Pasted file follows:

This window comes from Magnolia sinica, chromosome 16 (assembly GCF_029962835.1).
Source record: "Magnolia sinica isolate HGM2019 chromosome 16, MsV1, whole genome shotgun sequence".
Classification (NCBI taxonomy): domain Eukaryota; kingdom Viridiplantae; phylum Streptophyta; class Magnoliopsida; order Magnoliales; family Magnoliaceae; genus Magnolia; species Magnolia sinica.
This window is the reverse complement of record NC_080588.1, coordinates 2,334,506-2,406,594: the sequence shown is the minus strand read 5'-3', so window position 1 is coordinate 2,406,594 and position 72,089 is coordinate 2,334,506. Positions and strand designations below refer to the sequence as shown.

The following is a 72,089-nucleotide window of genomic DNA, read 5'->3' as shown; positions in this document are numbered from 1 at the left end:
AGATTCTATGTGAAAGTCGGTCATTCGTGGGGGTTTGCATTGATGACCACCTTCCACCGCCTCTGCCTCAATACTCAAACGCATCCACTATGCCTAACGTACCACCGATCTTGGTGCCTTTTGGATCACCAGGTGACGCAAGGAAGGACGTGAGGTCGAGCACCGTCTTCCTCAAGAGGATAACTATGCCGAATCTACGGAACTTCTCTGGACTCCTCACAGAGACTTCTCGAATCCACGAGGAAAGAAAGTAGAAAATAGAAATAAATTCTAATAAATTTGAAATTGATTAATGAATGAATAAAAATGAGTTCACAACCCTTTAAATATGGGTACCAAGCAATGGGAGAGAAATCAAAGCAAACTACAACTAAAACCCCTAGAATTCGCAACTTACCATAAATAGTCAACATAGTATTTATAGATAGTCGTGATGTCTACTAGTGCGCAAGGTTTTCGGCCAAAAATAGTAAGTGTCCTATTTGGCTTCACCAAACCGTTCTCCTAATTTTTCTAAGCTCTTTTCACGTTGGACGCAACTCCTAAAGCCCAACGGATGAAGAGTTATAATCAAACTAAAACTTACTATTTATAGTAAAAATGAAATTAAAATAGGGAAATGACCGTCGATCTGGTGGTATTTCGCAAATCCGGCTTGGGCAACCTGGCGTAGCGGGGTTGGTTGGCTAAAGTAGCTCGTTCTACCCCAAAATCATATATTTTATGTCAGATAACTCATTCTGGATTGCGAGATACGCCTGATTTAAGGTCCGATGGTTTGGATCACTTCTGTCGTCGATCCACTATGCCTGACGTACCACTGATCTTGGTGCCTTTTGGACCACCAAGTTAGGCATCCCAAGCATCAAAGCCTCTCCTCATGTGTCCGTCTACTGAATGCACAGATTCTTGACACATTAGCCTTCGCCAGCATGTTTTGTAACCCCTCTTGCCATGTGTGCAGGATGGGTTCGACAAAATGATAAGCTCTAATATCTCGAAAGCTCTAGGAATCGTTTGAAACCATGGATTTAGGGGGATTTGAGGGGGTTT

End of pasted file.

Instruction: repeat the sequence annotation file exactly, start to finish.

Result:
This window comes from Magnolia sinica, chromosome 16 (assembly GCF_029962835.1).
Source record: "Magnolia sinica isolate HGM2019 chromosome 16, MsV1, whole genome shotgun sequence".
Classification (NCBI taxonomy): domain Eukaryota; kingdom Viridiplantae; phylum Streptophyta; class Magnoliopsida; order Magnoliales; family Magnoliaceae; genus Magnolia; species Magnolia sinica.
This window is the reverse complement of record NC_080588.1, coordinates 2,334,506-2,406,594: the sequence shown is the minus strand read 5'-3', so window position 1 is coordinate 2,406,594 and position 72,089 is coordinate 2,334,506. Positions and strand designations below refer to the sequence as shown.

The following is a 72,089-nucleotide window of genomic DNA, read 5'->3' as shown; positions in this document are numbered from 1 at the left end:
AGATTCTATGTGAAAGTCGGTCATTCGTGGGGGTTTGCATTGATGACCACCTTCCACCGCCTCTGCCTCAATACTCAAACGCATCCACTATGCCTAACGTACCACCGATCTTGGTGCCTTTTGGATCACCAGGTGACGCAAGGAAGGACGTGAGGTCGAGCACCGTCTTCCTCAAGAGGATAACTATGCCGAATCTACGGAACTTCTCTGGACTCCTCACAGAGACTTCTCGAATCCACGAGGAAAGAAAGTAGAAAATAGAAATAAATTCTAATAAATTTGAAATTGATTAATGAATGAATAAAAATGAGTTCACAACCCTTTAAATATGGGTACCAAGCAATGGGAGAGAAATCAAAGCAAACTACAACTAAAACCCCTAGAATTCGCAACTTACCATAAATAGTCAACATAGTATTTATAGATAGTCGTGATGTCTACTAGTGCGCAAGGTTTTCGGCCAAAAATAGTAAGTGTCCTATTTGGCTTCACCAAACCGTTCTCCTAATTTTTCTAAGCTCTTTTCACGTTGGACGCAACTCCTAAAGCCCAACGGATGAAGAGTTATAATCAAACTAAAACTTACTATTTATAGTAAAAATGAAATTAAAATAGGGAAATGACCGTCGATCTGGTGGTATTTCGCAAATCCGGCTTGGGCAACCTGGCGTAGCGGGGTTGGTTGGCTAAAGTAGCTCGTTCTACCCCAAAATCATATATTTTATGTCAGATAACTCATTCTGGATTGCGAGATACGCCTGATTTAAGGTCCGATGGTTTGGATCACTTCTGTCGTCGATCCACTATGCCTGACGTACCACTGATCTTGGTGCCTTTTGGACCACCAAGTTAGGCATCCCAAGCATCAAAGCCTCTCCTCATGTGTCCGTCTACTGAATGCACAGATTCTTGACACATTAGCCTTCGCCAGCATGTTTTGTAACCCCTCTTGCCATGTGTGCAGGATGGGTTCGACAAAATGATAAGCTCTAATATCTCGAAAGCTCTAGGAATCGTTTGAAACCATGGATTTAGGGGGATTTGAGGGGGTTT